The law around criminalization* of HIV disclosure* (telling a sexual partner your HIV+ status) is not clear and is constantly changing as new cases go to court. As such, it is extremely difficult to know how the law might be applied in individual circumstances, especially those experienced by sex workers.
What is clear is that if an individual knows their HIV+ status and engages in unprotected sexual intercourse* without disclosing their status to their partner, or if they lied about their status, that person can be criminally charged, though the charges depend on the facts. This person could be charged with:
Section 219 “Criminal Negligence”
If a person causes their partner bodily harm by actually transmitting the HIV virus to their sexual partner, they can be charged with criminal negligence.
Section 180 “Criminal Nuisance”
If the lives, safety, or health of the public is endangered, this charge could be laid. One does not need to actually cause harm for the offence to be committed as long as the risk was “significant”. (The definition of “significant risk” is interpreted by the court.)
Section 265(3)(c) and Section 273 “Aggravated (Sexual) Assault”
Aggravated assault is committed when the failure to disclose one’s HIV+ status or lying about one’s HIV+ status is viewed as fraud, which vitiates, or cancels, consent to sexual act. This means that if the person had known their partner’s HIV+ status, they would not have consented. Without consent, the sexual act is considered assault. An assault is aggravated when the individual wounds, mains, disfigures or endangers the life of the complainant. Like criminal nuisance, aggravated assault does not need to actually cause harm but merely requires that the life of the complainant be at risk.
Section 231 “(First Degree) Murder”
If the individual’s sexual partner dies from HIV-related health reasons, a murder charge could be laid. A first-degree murder conviction is determined if the individual had planned and deliberately exposed their sexual partner to the HIV virus without disclosing their status, or by lying, or if the individual caused death while committing an offence of aggravated sexual assault (among other offences.)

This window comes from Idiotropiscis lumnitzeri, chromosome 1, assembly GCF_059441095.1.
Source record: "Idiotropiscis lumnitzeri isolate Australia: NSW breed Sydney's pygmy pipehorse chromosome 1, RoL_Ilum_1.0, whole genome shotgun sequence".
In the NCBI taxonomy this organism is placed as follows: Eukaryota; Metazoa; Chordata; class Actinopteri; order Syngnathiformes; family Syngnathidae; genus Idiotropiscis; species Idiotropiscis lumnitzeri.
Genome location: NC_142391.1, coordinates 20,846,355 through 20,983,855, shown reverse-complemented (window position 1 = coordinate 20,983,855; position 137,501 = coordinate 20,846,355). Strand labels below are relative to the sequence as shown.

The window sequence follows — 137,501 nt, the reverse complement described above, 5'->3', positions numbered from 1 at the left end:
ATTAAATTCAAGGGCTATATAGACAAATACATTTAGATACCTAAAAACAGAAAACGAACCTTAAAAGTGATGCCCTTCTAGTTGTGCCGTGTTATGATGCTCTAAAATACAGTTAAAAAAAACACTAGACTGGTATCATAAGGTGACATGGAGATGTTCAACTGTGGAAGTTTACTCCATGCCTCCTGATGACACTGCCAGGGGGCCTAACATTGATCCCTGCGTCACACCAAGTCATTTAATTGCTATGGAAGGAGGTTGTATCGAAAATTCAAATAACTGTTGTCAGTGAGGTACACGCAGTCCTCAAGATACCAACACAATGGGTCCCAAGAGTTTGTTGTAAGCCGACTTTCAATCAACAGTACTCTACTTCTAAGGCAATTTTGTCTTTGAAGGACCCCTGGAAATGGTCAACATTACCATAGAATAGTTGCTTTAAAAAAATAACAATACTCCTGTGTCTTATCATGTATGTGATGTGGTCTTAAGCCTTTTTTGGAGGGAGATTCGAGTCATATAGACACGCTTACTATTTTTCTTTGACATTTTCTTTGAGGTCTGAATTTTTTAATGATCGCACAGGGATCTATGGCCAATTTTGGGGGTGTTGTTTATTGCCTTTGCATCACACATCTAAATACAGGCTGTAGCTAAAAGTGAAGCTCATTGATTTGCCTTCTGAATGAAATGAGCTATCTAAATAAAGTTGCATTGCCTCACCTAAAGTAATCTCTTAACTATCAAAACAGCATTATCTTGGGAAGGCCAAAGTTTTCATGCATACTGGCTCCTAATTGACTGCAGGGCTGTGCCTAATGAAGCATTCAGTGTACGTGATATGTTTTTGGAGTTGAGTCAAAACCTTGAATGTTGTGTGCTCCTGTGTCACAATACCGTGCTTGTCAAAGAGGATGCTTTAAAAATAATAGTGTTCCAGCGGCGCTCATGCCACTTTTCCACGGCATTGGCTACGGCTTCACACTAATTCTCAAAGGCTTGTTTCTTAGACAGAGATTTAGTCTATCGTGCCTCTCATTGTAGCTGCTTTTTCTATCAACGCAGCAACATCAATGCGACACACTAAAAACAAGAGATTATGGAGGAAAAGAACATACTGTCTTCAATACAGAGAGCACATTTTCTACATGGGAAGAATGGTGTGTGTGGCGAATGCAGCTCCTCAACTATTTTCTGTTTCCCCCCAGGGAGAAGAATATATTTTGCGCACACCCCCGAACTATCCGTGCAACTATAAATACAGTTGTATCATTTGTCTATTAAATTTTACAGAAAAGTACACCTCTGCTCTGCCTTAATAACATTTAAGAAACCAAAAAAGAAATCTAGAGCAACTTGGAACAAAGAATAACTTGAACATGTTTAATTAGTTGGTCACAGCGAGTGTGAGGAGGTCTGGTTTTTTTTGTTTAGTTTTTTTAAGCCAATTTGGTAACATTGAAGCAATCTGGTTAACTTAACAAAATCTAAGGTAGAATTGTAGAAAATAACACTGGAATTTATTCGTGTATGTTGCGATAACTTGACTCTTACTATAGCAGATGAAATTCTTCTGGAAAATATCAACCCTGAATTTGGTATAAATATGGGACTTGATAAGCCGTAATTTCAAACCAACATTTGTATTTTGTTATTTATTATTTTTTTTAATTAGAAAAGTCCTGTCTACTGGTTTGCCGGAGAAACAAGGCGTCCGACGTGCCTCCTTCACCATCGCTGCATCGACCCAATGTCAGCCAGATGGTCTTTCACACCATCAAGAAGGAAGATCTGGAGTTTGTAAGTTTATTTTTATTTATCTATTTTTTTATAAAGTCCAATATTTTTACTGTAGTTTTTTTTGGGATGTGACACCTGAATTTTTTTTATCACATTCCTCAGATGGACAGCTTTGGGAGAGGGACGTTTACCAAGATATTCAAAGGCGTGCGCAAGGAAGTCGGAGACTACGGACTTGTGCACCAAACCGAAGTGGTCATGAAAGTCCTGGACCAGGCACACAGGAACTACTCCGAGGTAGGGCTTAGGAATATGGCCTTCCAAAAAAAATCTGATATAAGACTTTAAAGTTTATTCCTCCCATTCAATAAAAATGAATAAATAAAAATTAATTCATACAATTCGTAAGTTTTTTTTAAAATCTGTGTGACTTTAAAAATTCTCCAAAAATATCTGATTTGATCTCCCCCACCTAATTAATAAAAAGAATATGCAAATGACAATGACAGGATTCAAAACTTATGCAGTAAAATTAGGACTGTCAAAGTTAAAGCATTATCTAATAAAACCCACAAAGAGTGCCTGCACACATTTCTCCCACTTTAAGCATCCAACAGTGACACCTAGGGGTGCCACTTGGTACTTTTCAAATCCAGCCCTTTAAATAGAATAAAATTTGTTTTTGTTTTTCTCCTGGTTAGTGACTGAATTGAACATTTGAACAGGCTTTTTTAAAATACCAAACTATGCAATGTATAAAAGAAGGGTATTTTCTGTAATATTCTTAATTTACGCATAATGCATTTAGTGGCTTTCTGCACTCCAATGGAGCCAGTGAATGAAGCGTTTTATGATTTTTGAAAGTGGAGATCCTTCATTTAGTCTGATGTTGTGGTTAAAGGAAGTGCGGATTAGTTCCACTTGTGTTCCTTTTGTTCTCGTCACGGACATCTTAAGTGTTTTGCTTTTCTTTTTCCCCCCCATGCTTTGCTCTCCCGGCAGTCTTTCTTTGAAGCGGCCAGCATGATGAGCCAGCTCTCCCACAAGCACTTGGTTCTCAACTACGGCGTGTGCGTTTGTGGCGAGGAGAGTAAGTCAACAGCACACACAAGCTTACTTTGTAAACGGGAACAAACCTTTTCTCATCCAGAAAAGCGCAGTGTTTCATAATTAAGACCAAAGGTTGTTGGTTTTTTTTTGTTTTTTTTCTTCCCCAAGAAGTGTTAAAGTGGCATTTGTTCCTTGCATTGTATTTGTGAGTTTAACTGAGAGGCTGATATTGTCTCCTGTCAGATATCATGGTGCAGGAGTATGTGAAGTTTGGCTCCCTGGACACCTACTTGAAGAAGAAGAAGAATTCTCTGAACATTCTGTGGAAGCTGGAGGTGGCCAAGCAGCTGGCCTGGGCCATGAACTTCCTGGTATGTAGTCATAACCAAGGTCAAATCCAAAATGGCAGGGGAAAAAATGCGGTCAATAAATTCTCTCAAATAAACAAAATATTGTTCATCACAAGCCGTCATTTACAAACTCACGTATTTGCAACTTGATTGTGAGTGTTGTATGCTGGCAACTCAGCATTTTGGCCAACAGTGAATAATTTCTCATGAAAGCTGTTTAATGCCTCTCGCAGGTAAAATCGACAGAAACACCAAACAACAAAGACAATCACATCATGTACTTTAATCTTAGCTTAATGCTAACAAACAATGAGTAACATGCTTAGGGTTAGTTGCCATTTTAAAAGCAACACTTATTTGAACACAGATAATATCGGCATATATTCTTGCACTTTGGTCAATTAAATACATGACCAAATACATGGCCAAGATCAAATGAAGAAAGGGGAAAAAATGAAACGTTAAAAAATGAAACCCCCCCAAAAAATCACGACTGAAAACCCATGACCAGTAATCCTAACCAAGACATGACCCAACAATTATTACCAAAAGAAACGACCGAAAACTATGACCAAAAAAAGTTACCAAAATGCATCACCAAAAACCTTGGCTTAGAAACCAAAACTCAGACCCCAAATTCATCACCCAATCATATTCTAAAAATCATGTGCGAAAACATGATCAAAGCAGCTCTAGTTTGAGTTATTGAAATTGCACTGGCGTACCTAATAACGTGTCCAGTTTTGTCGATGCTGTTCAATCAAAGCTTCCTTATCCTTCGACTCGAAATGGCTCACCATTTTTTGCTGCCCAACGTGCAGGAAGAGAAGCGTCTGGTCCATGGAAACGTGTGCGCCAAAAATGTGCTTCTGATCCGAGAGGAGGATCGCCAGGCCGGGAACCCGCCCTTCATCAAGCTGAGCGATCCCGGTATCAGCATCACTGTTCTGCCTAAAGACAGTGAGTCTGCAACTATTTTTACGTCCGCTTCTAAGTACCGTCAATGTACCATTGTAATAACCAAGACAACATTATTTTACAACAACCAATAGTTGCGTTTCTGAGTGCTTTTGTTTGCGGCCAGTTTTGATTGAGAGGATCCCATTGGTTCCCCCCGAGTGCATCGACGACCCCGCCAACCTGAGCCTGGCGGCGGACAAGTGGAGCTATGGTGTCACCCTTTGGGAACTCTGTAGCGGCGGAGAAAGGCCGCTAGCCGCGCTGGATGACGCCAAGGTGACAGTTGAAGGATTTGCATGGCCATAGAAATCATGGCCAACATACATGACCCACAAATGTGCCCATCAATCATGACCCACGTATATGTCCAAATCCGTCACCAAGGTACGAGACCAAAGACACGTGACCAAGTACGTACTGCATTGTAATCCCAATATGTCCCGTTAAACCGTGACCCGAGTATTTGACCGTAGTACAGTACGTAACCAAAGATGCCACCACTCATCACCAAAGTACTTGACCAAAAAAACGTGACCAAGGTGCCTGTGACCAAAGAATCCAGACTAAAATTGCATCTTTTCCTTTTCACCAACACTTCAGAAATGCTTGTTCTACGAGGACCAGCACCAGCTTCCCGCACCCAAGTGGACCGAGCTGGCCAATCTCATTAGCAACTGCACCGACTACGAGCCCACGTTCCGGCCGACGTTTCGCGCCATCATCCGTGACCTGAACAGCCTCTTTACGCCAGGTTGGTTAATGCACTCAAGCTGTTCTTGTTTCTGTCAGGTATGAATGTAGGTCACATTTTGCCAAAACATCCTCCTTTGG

For a murder conviction, evidence is required to show that the accused had caused the deceased’s death by infecting him/her with HIV during sex and that the accused was aware of his/her HIV+ status and was aware of his/her duty to disclose. Evidence must also show that the accused meant to cause the deceased’s death or meant to cause them bodily harm that he/she was likely to cause their deaths and was reckless if their death ensued or not.
Section 24 “Attempted Murder”
If the sexual partner of the individual who failed to disclose his/her HIV+ status has not died from HIV/AIDS-related health reasons but had their life endangered through the exposure, there can be a charge of attempted murder. Attempts of any offences are committed when the accused has the intent to cause harm, even if the offence was not completed.
You have a legal duty to disclose your HIV+ status:
- In the context of unprotected vaginal sex or anal sex
- When the complainant would experience a delay in discovering his/her HIV infected status if the individual does not disclose
- If a woman is pregnant she has a legal duty to disclose to her medical team her HIV+ status. They need to be aware that the newborn will require HIV antiretroviral medication to reduce the risk of HIV transmission at birth and through breast-feeding.
The laws around disclosure are still unclear:
- In the context of vaginal or anal sexual intercourse with a condom. However, in one case, the judge stated that even with a condom, if the viral load is detectable, the risk is significant and it is aggravated sexual assault.
- If an HIV+ individual exposes their sexual partner who is also HIV+ to a risk of re-infection, and if this could significantly harm the person’s health.
- In the context of drug-injecting partners sharing needles and other equipment with each other.
In short, there is a legal duty under the criminal law to disclose one’s HIV+ status when there is any ‘significant risk’ of exposure.